Tuesday, August 22, 2006

A nice story about a sheep

Today's story about the Health and Safety Executive and the excuse it's given everyone to dust off those stories about goggles for conkers, hanging baskets and the like, reminded me of this, which I wrote for the Eye back in March (issue 1154, fact fans).

Halley’s comet, Peter Mandelson resigning, Ulrika getting dumped and Tim Henman getting knocked out of Wimbledon: some stories can be relied upon to turn up regularly in the papers with only the tiniest alterations required to bring them up to date.

One such is that which reappeared in the Sun, Mail, Times and Mirror, and most spectacularly, emblazoned across the front of the Daily Express last week: “Political Correctness goes mad at the nursery: NOW IT’S ‘BAA BAA RAINBOW SHEEP’.” “Teachers at a government-backed school were ordered to change the lyrics of the classic Baa Baa Black Sheep,” stormed the Express. “The idea was to ‘avoid offending children’ and keep in line with ‘equal opportunities’.”

This tale – wherein a politically correct administrator insists that children remove all references that could be considered racist from ‘Baa Baa Black Sheep’ – first surfaced in February 1986, when the Daily Star and Sun declared that “loony left-wing councillors” had banned children at Hackney play groups from singing the rhyme. It was not true then either. Neither was it true in October of that year, when the Daily Mail claimed play leaders on a Haringey council racism awareness course had been told to stamp out the song, nor in 1987, when Islington Council went to court to stop an SDP party political broadcast which falsely claimed they had imposed a ban, in 2000 when various papers relocated it to Birmingham, nor in 2005 when the Mail on Sunday moved it all the way up to Aberdeen.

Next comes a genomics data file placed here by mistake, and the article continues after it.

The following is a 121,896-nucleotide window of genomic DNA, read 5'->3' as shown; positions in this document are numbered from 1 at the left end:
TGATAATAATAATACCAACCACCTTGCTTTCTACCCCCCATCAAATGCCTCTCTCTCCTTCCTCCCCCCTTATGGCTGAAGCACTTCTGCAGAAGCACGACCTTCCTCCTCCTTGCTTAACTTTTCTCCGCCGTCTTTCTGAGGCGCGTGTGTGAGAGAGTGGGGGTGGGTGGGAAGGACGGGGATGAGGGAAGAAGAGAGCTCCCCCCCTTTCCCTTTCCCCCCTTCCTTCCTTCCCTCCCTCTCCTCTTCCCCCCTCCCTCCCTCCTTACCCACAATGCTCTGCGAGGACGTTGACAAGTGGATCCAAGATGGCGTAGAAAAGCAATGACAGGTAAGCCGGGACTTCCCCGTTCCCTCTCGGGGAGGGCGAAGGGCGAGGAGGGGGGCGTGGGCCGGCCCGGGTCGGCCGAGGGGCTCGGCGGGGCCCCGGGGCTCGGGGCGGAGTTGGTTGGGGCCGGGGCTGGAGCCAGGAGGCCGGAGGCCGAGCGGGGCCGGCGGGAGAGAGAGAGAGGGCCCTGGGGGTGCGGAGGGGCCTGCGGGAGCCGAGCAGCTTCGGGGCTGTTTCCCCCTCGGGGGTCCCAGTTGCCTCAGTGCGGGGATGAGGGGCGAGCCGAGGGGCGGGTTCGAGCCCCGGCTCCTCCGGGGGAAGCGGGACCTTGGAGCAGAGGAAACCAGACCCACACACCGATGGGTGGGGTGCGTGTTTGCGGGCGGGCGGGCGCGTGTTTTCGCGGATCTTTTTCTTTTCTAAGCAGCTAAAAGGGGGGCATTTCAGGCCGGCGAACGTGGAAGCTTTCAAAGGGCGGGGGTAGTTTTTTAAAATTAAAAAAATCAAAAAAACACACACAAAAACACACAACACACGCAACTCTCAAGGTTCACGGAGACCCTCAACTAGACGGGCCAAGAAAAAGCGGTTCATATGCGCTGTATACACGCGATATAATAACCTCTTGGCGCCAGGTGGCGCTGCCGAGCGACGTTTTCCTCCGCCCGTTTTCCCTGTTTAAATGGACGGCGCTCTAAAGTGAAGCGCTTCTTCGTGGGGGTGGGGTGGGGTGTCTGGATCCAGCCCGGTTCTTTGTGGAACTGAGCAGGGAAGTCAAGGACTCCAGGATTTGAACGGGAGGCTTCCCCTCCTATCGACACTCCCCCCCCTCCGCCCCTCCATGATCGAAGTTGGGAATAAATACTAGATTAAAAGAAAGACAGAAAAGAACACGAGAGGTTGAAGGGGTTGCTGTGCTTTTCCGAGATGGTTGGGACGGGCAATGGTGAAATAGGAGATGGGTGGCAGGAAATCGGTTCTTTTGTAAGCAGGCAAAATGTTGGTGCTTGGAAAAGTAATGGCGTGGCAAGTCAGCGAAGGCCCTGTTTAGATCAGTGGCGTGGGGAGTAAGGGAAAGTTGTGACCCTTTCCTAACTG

For the record, the charity Parents and Children Together, which runs the two play groups at the centre of last week’s outbreak told the Press Association that “children at the two family centres sing a variety of descriptive words in the nursery rhyme to turn the song into an action rhyme. They sing happy, sad, bouncing, hopping, pink, blue, black and white sheep etc. This encourages the children to extend their vocabulary.” Curiously, this explanation went unreported by any of the national papers.

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